Starting Rickshaw business - PLEASE advise

Discussion in 'Motorized Bicycle General Discussion' started by Rezso, Nov 9, 2013.

  1. Rezso

    Rezso New Member

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    Im known to ramble and this is the background info to my questions, which some of you may find unnecessary to read. If so, skip to the next post where I actually ask questions. :D

    I desperately need the advice of the experienced members of the site who are kind enough to share it, as I am seriously interested in starting a rickshaw-style service for my local downtown bar scene.

    Over the last few years, our downtown area has been revived due to a concerted effort on the part of the city leaders and business owners...as well as a local job boom which has boosted the local economy overall. We have a decent number of bars, nightclubs and restaurants which are centrally located, yet spread out over many blocks. We now have decent-sized crowds of people walking between these businesses, as well as limited parking in the immediate area. There are no rickshaw or pedicab based businesses currently in my town, and the closest to it would be paying much more to a taxi.

    I do not have much money. I've worked for myself doing remodeling and landscaping for the past few years. I had a few slow months of business and a few unexpected expenses and I was struggling, but making it. Then I wrecked my truck. It was my fault(I was taking my cat to the vet and became distracted when she became violently ill in her carrier next to me) and unfortunately I only had liability at the time.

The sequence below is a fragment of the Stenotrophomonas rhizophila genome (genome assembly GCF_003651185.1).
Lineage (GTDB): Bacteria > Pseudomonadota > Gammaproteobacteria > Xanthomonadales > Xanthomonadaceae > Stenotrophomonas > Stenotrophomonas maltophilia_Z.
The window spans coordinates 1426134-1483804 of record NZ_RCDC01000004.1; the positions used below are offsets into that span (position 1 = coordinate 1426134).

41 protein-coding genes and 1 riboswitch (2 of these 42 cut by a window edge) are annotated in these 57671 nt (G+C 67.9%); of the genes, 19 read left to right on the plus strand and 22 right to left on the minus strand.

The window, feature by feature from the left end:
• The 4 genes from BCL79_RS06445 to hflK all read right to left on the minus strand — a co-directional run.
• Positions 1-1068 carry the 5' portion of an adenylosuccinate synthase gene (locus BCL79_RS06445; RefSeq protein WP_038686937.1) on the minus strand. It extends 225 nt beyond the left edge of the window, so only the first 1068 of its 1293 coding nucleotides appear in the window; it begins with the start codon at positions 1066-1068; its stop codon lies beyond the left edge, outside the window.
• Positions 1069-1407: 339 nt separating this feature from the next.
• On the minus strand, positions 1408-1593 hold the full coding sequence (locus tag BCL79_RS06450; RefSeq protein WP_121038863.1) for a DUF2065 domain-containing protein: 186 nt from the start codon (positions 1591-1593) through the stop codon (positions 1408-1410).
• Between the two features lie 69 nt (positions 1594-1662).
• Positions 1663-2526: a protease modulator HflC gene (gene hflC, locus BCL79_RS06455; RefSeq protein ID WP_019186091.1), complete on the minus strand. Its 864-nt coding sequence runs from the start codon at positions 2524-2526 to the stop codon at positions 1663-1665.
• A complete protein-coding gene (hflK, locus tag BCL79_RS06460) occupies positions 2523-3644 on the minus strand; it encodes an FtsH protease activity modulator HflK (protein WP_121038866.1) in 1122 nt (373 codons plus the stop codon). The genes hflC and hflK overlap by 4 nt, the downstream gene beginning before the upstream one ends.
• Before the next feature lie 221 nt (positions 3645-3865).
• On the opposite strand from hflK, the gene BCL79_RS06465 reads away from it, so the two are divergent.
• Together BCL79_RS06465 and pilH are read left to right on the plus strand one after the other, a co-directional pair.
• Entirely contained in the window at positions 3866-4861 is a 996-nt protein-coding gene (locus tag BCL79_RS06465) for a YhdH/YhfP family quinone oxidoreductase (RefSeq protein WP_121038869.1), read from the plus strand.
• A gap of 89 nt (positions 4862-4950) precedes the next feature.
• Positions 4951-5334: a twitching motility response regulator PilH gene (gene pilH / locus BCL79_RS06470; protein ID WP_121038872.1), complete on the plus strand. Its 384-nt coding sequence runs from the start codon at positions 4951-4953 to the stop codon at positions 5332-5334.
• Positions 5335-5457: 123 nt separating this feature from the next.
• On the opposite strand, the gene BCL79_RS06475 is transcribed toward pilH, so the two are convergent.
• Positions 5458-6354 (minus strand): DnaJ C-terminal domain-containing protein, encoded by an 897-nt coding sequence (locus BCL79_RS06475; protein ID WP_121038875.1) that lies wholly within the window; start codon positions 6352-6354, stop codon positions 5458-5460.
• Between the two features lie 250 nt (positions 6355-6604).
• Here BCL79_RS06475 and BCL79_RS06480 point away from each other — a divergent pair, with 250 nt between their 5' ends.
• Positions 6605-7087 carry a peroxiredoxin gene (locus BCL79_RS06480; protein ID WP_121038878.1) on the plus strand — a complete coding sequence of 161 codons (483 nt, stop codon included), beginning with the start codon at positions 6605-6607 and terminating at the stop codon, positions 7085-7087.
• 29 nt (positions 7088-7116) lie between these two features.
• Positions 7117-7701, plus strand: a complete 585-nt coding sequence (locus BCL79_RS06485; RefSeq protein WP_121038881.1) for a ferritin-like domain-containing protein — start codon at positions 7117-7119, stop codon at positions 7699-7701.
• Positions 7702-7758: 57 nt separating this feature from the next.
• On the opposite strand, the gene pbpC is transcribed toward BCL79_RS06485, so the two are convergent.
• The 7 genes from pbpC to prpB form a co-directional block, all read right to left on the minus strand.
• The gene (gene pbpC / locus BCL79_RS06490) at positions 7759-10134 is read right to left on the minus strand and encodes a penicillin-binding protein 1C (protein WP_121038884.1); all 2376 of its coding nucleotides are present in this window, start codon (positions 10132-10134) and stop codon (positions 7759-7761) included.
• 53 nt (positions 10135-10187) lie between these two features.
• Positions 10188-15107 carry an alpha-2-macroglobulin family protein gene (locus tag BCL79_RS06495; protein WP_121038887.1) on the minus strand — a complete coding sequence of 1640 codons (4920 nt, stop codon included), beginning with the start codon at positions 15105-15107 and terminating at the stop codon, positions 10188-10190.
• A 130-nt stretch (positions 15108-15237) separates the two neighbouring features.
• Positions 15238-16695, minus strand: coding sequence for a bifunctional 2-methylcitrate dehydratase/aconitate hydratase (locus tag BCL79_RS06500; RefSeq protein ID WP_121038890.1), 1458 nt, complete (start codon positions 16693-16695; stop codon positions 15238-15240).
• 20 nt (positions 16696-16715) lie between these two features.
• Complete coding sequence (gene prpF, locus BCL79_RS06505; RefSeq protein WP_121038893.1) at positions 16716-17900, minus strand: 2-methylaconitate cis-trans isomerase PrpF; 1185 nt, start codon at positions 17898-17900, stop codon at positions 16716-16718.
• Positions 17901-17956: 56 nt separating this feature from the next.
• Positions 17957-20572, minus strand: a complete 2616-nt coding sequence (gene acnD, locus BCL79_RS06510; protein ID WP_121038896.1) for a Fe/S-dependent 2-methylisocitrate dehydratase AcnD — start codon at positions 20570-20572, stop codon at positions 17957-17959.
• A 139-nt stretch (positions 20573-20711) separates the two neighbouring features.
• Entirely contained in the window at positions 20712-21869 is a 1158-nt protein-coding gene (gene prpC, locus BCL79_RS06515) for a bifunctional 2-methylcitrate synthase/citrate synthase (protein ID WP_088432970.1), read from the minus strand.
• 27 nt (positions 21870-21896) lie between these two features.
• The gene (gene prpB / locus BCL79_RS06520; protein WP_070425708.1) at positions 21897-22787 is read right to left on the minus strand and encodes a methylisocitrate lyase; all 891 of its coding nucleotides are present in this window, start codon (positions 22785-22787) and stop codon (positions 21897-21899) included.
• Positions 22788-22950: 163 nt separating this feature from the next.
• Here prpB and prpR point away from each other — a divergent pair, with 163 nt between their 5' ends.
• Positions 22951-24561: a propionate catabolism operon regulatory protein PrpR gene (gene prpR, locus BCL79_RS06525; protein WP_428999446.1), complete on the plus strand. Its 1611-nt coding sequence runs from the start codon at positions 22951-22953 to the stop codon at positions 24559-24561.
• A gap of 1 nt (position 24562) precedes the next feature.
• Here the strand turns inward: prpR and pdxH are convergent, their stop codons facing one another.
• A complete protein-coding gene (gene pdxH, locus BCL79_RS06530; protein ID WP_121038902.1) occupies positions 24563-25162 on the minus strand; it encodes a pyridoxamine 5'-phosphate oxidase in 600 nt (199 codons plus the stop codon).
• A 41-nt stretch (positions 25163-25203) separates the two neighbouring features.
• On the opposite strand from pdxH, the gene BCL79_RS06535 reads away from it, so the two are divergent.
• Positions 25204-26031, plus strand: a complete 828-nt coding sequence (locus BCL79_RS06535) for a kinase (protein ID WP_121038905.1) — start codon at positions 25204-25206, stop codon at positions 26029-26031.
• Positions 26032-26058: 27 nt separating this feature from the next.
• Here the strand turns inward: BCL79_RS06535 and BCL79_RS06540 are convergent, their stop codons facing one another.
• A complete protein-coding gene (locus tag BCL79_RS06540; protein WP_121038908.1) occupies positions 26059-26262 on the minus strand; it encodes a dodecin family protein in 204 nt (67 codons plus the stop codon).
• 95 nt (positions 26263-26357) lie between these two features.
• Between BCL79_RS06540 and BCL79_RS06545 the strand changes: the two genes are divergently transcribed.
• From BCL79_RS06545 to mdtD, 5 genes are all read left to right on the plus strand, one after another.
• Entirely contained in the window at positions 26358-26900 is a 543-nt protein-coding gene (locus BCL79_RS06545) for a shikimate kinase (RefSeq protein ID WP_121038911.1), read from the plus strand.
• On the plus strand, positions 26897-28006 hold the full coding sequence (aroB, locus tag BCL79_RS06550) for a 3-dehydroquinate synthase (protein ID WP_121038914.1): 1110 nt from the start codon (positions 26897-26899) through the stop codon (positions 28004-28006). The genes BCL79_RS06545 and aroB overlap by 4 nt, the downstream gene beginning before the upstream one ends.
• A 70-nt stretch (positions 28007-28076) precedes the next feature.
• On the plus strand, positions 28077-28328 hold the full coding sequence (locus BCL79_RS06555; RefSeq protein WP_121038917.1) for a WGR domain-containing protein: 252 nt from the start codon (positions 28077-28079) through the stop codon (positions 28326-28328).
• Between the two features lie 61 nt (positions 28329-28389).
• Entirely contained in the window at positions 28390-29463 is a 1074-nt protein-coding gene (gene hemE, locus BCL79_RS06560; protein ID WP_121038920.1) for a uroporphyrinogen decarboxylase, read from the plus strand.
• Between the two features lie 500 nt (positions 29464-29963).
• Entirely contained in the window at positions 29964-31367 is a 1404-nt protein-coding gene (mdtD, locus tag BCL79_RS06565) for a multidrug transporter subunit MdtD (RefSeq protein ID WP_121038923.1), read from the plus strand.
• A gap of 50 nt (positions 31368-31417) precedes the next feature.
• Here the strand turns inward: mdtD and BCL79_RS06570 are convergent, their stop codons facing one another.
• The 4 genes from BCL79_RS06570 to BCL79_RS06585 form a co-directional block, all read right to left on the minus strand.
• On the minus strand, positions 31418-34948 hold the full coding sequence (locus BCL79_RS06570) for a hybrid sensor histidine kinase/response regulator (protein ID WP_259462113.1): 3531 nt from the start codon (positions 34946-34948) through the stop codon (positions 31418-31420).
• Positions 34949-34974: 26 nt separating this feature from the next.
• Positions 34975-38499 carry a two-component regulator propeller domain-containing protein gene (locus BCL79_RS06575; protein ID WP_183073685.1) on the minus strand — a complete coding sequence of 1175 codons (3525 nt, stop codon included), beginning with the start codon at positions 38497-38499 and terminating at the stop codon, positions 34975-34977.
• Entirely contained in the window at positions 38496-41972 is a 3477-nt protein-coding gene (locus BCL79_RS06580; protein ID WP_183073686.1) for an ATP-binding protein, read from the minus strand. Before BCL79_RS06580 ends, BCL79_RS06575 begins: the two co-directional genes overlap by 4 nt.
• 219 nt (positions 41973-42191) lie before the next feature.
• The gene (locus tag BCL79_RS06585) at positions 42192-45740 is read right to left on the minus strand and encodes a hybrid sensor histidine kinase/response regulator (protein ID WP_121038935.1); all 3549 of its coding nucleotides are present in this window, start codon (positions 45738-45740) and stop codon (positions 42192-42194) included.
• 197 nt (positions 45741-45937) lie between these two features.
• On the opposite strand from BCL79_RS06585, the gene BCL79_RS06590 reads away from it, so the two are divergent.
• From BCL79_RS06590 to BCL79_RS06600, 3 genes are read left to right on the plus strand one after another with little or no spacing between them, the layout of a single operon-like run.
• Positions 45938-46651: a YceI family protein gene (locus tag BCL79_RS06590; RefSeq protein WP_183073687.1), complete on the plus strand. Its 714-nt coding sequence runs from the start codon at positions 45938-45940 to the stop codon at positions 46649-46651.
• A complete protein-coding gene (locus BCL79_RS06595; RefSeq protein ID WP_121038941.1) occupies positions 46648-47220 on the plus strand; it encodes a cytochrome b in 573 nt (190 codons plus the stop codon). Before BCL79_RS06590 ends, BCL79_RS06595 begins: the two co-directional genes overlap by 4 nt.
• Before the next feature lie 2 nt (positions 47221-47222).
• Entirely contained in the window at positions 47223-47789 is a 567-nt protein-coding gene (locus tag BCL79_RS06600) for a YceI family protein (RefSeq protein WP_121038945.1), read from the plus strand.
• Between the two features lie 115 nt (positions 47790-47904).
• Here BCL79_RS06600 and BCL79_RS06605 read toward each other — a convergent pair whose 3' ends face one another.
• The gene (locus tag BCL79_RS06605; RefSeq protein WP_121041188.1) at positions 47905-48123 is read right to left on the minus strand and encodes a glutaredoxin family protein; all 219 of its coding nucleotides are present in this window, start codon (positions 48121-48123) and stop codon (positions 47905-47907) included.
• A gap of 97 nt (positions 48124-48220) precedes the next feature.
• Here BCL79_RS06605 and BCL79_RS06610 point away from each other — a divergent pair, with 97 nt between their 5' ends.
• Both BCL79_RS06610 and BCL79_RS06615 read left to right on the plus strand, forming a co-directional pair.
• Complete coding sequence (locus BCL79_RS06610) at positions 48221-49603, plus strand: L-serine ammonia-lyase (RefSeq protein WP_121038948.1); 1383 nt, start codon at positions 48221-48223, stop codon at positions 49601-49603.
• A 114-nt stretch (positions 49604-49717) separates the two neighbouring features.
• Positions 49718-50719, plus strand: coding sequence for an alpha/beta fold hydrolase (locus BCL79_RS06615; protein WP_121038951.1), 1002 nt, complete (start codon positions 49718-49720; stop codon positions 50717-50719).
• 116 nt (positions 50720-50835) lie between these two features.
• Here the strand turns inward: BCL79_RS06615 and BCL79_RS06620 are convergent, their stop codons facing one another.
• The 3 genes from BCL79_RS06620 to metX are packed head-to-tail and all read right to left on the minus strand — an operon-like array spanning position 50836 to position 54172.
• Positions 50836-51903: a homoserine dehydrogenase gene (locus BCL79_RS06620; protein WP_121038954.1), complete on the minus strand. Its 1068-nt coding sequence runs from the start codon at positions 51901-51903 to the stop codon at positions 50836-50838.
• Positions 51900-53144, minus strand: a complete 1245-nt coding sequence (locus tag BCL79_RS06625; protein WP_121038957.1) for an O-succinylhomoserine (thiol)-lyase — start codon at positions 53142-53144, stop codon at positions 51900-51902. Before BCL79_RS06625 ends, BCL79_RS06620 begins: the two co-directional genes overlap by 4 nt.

Without my truck running, it's been very hard to continue that type of work. I looked into a temporary, cheap form of transit and discovered motorized bicycles, then realized that I could possibly turn this sad string of events into something positive by creating a rickshaw type business.

    I am now selling my wrecked truck, and I plan to use the money I get from it to build at least one custom rickshaw/pedicab. I would prefer to build 2-3, but I will most likely have to start with one and build more with my profits at a future time. Luckily, my father is an engineer and works for the Texas Department of Transportation. He can build the pedicabs for me to save money and, if he doesn't personally know, he can easily ask co-workers about any issues concerning legally operating the pedicabs on the streets here.
     
    #1 Rezso, Nov 9, 2013
    Last edited: Nov 9, 2013
  2. Rezso

    Rezso New Member

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    My questions:

    1. Is there a site where I can find free or very cheap blueprints for building pedicabs or rickshaws? I'm sure this would save us some effort and time spent on trial and error.

    I very much want my pedicabs to have electric engines for a few reasons. I want electric, instead of gas, due to the noise, heat and smell that a gas engine would produce. I believe the novelty of an electric-based pedicab would help create word of mouth and generate more customers, and a little help moving the pedicabs with customers on board would be nice...so my next question is: